This has made the current official recommendation for the diet to consist of 50–70% carbohydrates all the easier for people to adopt. However, it is seen by many as a major cause of the obesity, diabetes and heart disease epidemics that afflict the so-called civilised nations. Perhaps CFS should be added to the above list; certainly the prevalence of chronic fatigue, with the often related symptom of depression, is increasing each year.

The treatment of many health problems requires nutritional intervention and advice. Problems that are directly food related include gastro-intestinal complaints, leaky gut, candidiasis and food allergies, but systemic general health problems may also benefit from this approach.

Food digestion

Having reviewed the relative value of fresh, locally produced food versus processed ‘junk’ food, the next topic must be the part digestion plays in the breakdown of our health.
I want to start by considering several, generally held misconceptions concerning our digestion:

1. It doesn’t matter what we eat, as rubbish is eliminated and all the nutrients are absorbed.

2. The typical symptoms of indigestion – such as stomach fullness and wind, diarrhoea and/or constipation, heartburn and nausea – are all transient symptoms resulting from hurried meals or stress and are not serious health disorders.

3. The symptoms of indigestion can usually be solved by ant-acids, Immodium, paracetamol and other self-prescribed medicines. Advice or treatment is rarely necessary.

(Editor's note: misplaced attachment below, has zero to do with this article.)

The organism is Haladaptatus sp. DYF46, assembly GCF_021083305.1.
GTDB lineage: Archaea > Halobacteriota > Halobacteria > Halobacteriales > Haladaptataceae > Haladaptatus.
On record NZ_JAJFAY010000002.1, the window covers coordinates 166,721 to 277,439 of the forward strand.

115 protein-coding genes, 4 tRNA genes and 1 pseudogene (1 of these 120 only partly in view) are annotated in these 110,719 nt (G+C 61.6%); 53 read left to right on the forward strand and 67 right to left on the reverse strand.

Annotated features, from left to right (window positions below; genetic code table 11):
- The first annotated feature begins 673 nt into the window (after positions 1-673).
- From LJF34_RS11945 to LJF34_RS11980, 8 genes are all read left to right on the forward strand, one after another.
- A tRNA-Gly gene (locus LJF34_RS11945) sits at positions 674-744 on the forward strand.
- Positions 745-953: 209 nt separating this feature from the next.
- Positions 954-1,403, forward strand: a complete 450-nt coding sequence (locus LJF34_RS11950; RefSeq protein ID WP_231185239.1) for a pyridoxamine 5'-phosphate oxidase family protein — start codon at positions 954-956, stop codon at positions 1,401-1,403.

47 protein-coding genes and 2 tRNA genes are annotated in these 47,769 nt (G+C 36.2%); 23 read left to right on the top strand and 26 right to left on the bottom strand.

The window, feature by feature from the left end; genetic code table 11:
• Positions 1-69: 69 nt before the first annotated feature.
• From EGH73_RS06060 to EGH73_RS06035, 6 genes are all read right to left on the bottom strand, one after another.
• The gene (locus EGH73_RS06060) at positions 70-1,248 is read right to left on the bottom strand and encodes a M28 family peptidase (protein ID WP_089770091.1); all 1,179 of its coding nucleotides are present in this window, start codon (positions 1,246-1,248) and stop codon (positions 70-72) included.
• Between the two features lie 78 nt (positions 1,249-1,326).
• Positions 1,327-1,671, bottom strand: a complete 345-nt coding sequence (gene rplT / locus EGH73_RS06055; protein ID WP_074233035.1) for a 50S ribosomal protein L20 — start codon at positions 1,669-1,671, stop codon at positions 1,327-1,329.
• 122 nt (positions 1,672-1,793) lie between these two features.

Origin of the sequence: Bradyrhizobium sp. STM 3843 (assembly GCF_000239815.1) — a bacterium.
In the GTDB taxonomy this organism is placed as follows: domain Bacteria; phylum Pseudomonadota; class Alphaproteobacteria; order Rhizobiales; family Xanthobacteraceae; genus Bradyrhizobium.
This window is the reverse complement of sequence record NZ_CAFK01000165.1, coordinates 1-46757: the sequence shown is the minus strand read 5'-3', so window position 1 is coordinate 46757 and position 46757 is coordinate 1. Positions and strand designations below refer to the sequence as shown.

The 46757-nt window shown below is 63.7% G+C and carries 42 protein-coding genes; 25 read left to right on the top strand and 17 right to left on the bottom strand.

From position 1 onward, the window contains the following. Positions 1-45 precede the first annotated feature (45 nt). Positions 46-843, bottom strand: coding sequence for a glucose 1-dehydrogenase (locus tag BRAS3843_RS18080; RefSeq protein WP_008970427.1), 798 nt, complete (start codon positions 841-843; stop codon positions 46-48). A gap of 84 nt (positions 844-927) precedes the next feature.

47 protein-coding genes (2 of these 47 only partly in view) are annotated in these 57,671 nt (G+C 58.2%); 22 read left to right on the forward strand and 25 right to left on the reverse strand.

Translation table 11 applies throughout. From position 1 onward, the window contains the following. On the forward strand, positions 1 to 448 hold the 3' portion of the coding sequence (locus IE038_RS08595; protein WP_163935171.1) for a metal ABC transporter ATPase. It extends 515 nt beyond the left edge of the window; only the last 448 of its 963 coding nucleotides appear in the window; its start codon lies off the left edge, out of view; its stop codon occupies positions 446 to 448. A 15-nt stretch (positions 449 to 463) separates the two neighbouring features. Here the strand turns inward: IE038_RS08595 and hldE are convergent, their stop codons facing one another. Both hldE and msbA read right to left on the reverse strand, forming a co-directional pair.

These misconceptions may be reassuring, but they prevent us from seeing what the problems really are. Digestive disorders, as with many ailments, do not always present matching symptoms. Achlorydria (lack of stomach acid), reduced pancreatic enzyme status, leaky gut, and low short-chain fatty acid levels do not present predictable diagnosable symptoms. To put it simply, a lot can go wrong before you are aware of the problem. This can result in a situation where quite serious gut problems can develop over several years before real action is taken to accurately diagnose and effectively treat the condition. I have a patient who had been prescribed ant-acids for eight years, for an acid stomach, before a gastroscopy was requested and a stomach tumour diagnosed. This resulted in surgery to remove one third of his stomach, yet this life-saving emergency surgery was preceded only by occasional heartburn and nausea until a few days before the stomach operation, when he developed severe blood loss and black stools. Not surprisingly, he had no awareness of the potential seriousness of his condition.

The gastro-intestinal tract is vital for energy production for our entire metabolism. The efficiency of every body organ can be compromised by digestive disorders. Naturopathic medicine, or ‘functional medicine’ as it has been termed in America, has promoted many clinical approaches designed to treat gastrointestinal disorders.

A brief review of these diets and treatment methods will serve to emphasise the value of the drug-free systems that have been prescribed to normalise gut function. I do not endorse all of these regimes, but I do agree with the common theme of non-invasive therapies to treat indigestion, without recourse to drug-based symptom relief.

This blog is taken from Why Am I So Exhausted? by Martin Budd.